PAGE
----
The administration of Umaru Yar’ Adua had accused him and his group of militants in the Gbaramutu creeks of the oil region of killing 11 soldiers, one officer and 10 others. That alleged murder was just one among several other atrocities such as illegitimate bunkering, operation of illegal refineries, bombardment of oil pipelines, kidnapping and piracy, which Tompolo was said to have committed then. He remained underground and elusive until the granting of amnesty to militants by late President Yar’Adua.

However, by 2011, under President Goodluck Jonathan, the former fugitive had become a notable billionaire and one of the most celebrated Nigerians, not minding his violent past and little or no education.
To cement its relationship with the former militant leader, the Peoples Democratic Party-led Federal Government awarded a contract worth $103.4 million (over N15 billion) to Global West Vessel Specialist Limited (GWVSL), a firm supposedly owned by Tompolo.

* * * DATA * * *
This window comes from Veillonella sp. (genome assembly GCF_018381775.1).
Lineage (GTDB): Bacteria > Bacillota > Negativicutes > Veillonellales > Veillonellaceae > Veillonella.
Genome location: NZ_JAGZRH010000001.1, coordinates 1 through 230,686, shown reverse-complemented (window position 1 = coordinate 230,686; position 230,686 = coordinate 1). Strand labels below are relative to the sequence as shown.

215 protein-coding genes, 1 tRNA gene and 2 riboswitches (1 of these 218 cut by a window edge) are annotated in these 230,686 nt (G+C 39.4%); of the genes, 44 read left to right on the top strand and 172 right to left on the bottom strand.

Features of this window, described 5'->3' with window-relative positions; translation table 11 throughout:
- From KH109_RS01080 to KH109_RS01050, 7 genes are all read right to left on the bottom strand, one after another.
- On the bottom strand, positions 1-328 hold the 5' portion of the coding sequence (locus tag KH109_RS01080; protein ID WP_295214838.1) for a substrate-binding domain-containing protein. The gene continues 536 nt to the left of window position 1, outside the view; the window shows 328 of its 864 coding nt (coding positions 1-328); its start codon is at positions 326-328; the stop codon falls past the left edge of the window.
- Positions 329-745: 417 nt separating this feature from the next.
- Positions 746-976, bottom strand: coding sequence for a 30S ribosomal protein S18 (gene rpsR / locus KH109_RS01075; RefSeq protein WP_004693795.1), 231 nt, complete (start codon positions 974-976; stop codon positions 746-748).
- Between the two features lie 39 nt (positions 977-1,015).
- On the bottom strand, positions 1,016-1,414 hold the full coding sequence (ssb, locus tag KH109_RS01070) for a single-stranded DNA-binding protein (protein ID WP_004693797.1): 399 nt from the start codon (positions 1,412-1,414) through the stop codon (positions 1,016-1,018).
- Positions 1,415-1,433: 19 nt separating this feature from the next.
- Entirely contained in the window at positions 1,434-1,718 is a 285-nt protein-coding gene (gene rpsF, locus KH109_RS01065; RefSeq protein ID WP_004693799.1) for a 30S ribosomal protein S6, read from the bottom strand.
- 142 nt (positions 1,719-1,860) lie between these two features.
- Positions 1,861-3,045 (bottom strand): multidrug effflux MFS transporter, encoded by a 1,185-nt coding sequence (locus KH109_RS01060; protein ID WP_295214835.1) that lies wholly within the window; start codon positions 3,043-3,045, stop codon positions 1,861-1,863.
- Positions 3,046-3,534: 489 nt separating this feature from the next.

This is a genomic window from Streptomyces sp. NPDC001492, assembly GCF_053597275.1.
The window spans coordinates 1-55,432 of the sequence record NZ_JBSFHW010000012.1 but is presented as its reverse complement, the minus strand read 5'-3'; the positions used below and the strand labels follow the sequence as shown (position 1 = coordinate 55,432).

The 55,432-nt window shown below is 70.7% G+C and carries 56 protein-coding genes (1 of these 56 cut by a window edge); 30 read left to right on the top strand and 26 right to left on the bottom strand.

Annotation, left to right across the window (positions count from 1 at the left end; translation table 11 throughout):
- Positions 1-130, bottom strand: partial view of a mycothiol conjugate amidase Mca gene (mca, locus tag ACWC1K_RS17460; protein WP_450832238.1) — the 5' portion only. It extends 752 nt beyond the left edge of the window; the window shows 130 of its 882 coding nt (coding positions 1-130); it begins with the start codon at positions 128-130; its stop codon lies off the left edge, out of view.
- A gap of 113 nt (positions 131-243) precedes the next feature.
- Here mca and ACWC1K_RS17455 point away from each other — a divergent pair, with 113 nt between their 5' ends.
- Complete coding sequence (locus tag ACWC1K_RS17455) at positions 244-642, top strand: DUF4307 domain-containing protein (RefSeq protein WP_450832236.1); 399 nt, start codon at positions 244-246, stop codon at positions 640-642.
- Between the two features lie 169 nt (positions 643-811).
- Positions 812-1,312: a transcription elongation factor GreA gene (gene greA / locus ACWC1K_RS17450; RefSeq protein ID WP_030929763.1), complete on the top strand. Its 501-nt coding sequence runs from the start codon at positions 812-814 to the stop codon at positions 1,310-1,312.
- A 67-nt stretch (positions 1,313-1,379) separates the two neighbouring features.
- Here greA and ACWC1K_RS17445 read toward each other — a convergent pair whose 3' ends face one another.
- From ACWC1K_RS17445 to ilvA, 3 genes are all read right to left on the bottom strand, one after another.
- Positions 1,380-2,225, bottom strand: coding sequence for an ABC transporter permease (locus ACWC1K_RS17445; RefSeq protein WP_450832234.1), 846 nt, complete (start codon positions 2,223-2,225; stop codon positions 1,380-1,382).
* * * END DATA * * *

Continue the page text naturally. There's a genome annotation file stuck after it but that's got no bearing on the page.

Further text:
The firm was asked to supply 20 vessels for the use of the nation’s military authorities to secure the waterways. The contract had a 10-year concession agreement and meant to be renewed for two terms of five years each.
The table, however, turned after then incumbent President Jonathan was defeated by current President Muhammadu Buhari of the All Progressives Congress Party (APC).

The Nigerian Maritime Administration and Safety Agency (NIMASA) provided the greatest haven for Tompolo’s empowerment, with clear and tacit support by the Jonathan administration.